Airman Traveling To Receive Heroism Award Saves Choking Baby’s Life On The Way
A United States Airman who was on his way to receive a heroism award just showed that he definitely deserved it when he saved the life of a choking baby while en route.
U.S. Air Force Technical Sgt. Kenneth O’Brien has always kept a humble attitude about his heroic deeds, even when he was chosen as one of 12 other Airmen who were named the 2019 Outstanding Airmen of the Year.
“I was shocked and never thought I would win,” Kenneth said.
Kenneth was on a flight from Okinawa, Japan to Dallas, Texas to receive the award when he noticed that a 1-year-old child had started to choke. When another passenger failed to clear the blockage in the baby’s throat, Kenneth leapt to action and began performing CPR and back thrusts. One minute later, the baby regained consciousness thanks to Kenneth’s quick thinking.
Afterwards, Kenneth casually returned to his seat, getting up intermittently during the rest of the flight to make sure the child was alright.
“I’m thankful that the child is ok and that I was able to help when the family needed support,” he said. “I happened to be in the right place at the right time.”
Despite his humble nature, reporters and military officials alike have praised Kenneth for once again showing the world that he is a hero.
“I can’t decide if he’s Superman or Mayhem (the guy on the insurance commercials),” joked Lieutenant General Jim Slife in a post on Facebook. “He’s on the President’s security detail during his summit with North Korea’s Kim Jong Un. He pulls a person from a burning car in Korea. He saves a Thai Navy SEAL during the Thai cave rescue mission. During that mission, he’s the furthest American in the cave, successfully rescuing the Thai [soccer players] who’d been trapped for days.”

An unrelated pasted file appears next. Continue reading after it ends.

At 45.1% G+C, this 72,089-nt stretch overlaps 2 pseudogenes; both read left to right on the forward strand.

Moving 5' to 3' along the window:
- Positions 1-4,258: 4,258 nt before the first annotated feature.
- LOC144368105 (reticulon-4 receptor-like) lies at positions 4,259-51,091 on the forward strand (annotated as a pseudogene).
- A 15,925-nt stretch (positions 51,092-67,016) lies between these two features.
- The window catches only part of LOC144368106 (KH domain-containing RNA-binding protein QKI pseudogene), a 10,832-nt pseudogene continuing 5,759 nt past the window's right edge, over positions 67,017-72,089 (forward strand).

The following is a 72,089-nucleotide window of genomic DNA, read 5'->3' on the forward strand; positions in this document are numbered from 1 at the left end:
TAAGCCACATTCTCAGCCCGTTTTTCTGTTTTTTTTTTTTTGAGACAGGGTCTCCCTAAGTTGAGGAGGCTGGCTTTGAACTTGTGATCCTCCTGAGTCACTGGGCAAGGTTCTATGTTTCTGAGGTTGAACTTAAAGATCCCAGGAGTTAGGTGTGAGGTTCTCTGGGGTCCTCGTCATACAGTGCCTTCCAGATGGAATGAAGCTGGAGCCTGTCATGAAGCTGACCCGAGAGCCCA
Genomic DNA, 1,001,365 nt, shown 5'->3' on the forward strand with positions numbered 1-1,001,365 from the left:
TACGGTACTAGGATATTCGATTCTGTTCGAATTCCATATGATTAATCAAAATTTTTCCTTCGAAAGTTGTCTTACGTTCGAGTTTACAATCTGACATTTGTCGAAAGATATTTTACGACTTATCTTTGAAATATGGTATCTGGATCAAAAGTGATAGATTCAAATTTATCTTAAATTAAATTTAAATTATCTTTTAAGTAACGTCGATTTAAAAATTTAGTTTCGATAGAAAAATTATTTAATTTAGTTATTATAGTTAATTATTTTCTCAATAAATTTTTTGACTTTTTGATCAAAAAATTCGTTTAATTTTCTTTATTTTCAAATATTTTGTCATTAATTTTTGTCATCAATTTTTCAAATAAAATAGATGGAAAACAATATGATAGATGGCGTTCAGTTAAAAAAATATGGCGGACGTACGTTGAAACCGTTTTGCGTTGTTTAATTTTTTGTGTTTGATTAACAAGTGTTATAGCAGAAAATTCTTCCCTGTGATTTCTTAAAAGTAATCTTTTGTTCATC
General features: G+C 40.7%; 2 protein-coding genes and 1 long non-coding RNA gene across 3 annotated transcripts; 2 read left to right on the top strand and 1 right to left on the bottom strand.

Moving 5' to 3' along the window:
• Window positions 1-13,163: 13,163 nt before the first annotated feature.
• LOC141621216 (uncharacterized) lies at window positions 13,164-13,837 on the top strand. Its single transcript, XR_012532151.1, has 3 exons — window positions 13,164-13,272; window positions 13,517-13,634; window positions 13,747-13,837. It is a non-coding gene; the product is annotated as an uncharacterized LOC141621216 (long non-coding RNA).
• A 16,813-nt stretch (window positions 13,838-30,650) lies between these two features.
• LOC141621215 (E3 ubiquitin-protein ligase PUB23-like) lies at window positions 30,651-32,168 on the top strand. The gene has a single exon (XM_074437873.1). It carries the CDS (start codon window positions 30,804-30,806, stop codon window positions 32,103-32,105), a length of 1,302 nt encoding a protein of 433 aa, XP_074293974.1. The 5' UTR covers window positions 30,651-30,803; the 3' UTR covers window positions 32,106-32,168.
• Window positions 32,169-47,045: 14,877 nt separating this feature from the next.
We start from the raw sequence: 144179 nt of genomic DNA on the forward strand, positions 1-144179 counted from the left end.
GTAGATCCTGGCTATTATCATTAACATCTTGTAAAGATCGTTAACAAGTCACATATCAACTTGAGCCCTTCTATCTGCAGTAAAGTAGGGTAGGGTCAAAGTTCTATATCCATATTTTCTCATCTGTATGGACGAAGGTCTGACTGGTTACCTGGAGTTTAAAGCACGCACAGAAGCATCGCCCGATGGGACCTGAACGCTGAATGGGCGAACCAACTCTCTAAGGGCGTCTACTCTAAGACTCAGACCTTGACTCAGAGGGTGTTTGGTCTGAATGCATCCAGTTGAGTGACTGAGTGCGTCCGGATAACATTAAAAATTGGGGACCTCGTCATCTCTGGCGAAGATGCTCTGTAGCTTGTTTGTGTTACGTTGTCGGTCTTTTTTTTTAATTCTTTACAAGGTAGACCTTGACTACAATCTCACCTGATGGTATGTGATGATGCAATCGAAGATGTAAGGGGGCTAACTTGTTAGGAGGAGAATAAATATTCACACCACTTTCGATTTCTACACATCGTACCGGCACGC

“So, he’s rightfully recognized as one of the Air Force’s 12 Outstanding Airmen of the Year. AND THEN… on his flight back to the states from Okinawa last weekend for the AFA Convention to be recognized, an infant starts choking and stops breathing. Our man OB leaps into action, clears the breathing passage, resuscitates the kid, hands him back to the parents, and then goes on about his business,” he continued. “Sheesh! I don’t know whether I want to be right next to him in case some bad stuff goes down, or whether I want to be as far away from him as possible because bad stuff always seems to go down around him.”
Though Kenneth has found himself in many dangerous situations over his 12 year military career, he has no intention of slowing down anytime soon.
“If someone needs to go do something dangerous, I volunteer,” Kenneth said. “If someone needs a leader, I volunteer. I happened to be in the right place at the right time and that’s what helped me stand out because I sought out key positions or responsibilities.
“I want to keep doing this as long as I can or as long as my body can handle it,” he added. “Hopefully I can continue to do the big missions like this and continue to help people.”